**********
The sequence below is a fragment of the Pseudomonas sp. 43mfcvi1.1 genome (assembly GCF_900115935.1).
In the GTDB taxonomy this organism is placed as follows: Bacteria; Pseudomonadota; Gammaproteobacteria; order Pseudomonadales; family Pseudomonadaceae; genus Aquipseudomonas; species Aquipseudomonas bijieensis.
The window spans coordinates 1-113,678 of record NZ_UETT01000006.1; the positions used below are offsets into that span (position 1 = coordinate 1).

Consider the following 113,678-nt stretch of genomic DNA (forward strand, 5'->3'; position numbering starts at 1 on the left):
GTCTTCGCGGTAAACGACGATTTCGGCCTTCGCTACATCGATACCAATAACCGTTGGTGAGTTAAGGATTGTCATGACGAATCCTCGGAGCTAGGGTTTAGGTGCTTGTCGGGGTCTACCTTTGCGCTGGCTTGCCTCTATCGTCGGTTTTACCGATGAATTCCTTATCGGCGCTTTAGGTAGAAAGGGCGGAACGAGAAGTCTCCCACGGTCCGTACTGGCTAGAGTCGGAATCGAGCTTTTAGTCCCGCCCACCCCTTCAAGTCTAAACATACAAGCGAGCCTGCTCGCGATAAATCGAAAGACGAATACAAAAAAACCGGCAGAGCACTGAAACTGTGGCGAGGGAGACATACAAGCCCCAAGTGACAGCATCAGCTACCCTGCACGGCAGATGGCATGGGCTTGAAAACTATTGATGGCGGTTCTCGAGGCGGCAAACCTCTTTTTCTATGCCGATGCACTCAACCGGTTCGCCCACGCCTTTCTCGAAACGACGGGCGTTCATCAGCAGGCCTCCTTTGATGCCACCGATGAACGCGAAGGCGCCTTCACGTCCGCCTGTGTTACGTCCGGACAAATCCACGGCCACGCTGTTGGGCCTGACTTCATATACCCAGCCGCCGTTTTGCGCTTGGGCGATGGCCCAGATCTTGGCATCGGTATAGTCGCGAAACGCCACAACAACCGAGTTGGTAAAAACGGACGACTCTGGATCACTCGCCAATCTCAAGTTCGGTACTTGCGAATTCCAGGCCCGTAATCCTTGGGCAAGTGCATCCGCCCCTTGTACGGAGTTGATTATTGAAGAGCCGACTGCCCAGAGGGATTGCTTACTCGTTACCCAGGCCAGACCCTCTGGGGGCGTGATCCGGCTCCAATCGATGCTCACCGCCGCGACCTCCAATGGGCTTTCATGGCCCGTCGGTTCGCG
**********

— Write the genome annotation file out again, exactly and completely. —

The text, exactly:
The sequence below is a fragment of the Pseudomonas sp. 43mfcvi1.1 genome (assembly GCF_900115935.1).
In the GTDB taxonomy this organism is placed as follows: Bacteria; Pseudomonadota; Gammaproteobacteria; order Pseudomonadales; family Pseudomonadaceae; genus Aquipseudomonas; species Aquipseudomonas bijieensis.
The window spans coordinates 1-113,678 of record NZ_UETT01000006.1; the positions used below are offsets into that span (position 1 = coordinate 1).

Consider the following 113,678-nt stretch of genomic DNA (forward strand, 5'->3'; position numbering starts at 1 on the left):
GTCTTCGCGGTAAACGACGATTTCGGCCTTCGCTACATCGATACCAATAACCGTTGGTGAGTTAAGGATTGTCATGACGAATCCTCGGAGCTAGGGTTTAGGTGCTTGTCGGGGTCTACCTTTGCGCTGGCTTGCCTCTATCGTCGGTTTTACCGATGAATTCCTTATCGGCGCTTTAGGTAGAAAGGGCGGAACGAGAAGTCTCCCACGGTCCGTACTGGCTAGAGTCGGAATCGAGCTTTTAGTCCCGCCCACCCCTTCAAGTCTAAACATACAAGCGAGCCTGCTCGCGATAAATCGAAAGACGAATACAAAAAAACCGGCAGAGCACTGAAACTGTGGCGAGGGAGACATACAAGCCCCAAGTGACAGCATCAGCTACCCTGCACGGCAGATGGCATGGGCTTGAAAACTATTGATGGCGGTTCTCGAGGCGGCAAACCTCTTTTTCTATGCCGATGCACTCAACCGGTTCGCCCACGCCTTTCTCGAAACGACGGGCGTTCATCAGCAGGCCTCCTTTGATGCCACCGATGAACGCGAAGGCGCCTTCACGTCCGCCTGTGTTACGTCCGGACAAATCCACGGCCACGCTGTTGGGCCTGACTTCATATACCCAGCCGCCGTTTTGCGCTTGGGCGATGGCCCAGATCTTGGCATCGGTATAGTCGCGAAACGCCACAACAACCGAGTTGGTAAAAACGGACGACTCTGGATCACTCGCCAATCTCAAGTTCGGTACTTGCGAATTCCAGGCCCGTAATCCTTGGGCAAGTGCATCCGCCCCTTGTACGGAGTTGATTATTGAAGAGCCGACTGCCCAGAGGGATTGCTTACTCGTTACCCAGGCCAGACCCTCTGGGGGCGTGATCCGGCTCCAATCGATGCTCACCGCCGCGACCTCCAATGGGCTTTCATGGCCCGTCGGTTCGCG